Black Girl in Paris

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Riverhead Books, Jan 1, 2001 - Fiction - 238 pages
17 Reviews
Black Girl in Paris wends its way around the mythology or Paris as a city that has called out to African-American artists. Like James Baldwin, Langston Hughes, and Josephine Baker before her, Youngblood's heroine leaves her home, in the American South, nurturing a dream of finding artistic emancipation in the City of Light. She experiments freely, inhabiting different incarnations - artist's model, poet's helper, au pair, teacher, thief, and lover - to keep body and soul together, to stay afloat, heal the wounds of her broken heart, discover her sexual self, and, finally, to wrestle her dreams of becoming a writer into reality.

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I simply picked it up because I liked the cover art. - Goodreads
The writing is straight forward and beautiful. - Goodreads
Sometimes the writing was great. - Goodreads
I think Youngblood is an ok writer. - Goodreads

LibraryThing Review

User Review  - pinkcrayon99 - LibraryThing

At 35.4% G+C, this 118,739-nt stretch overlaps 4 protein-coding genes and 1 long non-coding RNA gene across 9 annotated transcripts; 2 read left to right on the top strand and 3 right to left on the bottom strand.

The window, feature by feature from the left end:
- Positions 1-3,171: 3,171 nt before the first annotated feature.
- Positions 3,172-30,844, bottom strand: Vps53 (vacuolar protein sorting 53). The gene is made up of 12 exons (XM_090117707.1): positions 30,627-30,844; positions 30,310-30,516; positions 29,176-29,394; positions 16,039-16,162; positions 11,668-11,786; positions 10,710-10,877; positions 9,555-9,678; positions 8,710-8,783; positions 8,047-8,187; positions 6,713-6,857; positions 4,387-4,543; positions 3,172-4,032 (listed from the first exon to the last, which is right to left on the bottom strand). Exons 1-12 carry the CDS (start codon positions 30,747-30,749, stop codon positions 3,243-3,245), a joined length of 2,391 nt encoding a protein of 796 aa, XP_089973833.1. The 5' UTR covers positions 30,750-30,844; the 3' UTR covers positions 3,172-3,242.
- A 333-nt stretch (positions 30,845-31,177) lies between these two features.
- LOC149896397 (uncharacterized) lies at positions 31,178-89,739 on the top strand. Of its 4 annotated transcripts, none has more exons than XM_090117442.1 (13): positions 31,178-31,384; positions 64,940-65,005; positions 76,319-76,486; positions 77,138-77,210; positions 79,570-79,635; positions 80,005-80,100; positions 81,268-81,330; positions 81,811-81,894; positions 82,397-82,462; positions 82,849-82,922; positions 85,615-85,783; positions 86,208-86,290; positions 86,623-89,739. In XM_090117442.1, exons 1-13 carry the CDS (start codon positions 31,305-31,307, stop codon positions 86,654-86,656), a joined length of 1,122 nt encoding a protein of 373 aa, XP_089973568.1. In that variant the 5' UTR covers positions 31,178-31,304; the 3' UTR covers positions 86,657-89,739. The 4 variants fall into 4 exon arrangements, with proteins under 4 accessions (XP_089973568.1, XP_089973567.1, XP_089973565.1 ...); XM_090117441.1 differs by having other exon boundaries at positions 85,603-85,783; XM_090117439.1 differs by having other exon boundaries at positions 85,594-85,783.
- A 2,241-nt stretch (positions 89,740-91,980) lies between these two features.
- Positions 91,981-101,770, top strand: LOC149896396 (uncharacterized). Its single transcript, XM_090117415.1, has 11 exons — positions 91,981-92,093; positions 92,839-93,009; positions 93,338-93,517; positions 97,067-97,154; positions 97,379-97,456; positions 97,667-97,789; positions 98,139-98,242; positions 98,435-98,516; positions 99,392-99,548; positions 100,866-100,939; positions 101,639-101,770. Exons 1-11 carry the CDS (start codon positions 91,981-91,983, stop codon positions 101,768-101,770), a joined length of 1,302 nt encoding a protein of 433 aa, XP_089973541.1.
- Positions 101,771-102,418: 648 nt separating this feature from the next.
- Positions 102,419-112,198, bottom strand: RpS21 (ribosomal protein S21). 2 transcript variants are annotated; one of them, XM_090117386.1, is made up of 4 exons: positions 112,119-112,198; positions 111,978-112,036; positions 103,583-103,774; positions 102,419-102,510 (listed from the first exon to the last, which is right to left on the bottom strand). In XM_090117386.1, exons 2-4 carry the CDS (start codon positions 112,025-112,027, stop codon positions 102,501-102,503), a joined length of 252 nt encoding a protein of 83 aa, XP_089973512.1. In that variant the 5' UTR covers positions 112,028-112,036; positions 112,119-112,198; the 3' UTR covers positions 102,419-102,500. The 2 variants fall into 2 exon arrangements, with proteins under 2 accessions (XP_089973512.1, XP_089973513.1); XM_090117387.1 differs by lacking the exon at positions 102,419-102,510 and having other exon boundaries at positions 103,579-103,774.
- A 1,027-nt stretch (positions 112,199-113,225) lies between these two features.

I fell in love with the cover of this book. I only wish the contents were as amazing. "A name, a birthday an entire life can be invented, and that being so, can be changed." Eden left her simple life ... Read full review

Review: Black Girl in Paris

User Review  - Nakia - Goodreads

More like 2.8 stars. Hits and misses. Very disjointed. Sometimes the writing was great. Other times I couldn't care less about what was going on with the protagonist, which made me really want to put ... Read full review


museum guide
traveling companion
artistes model I paris

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About the author (2001)

Youngblood is a professor of Creative Writing and Black Women's Literature at Wheaton College.

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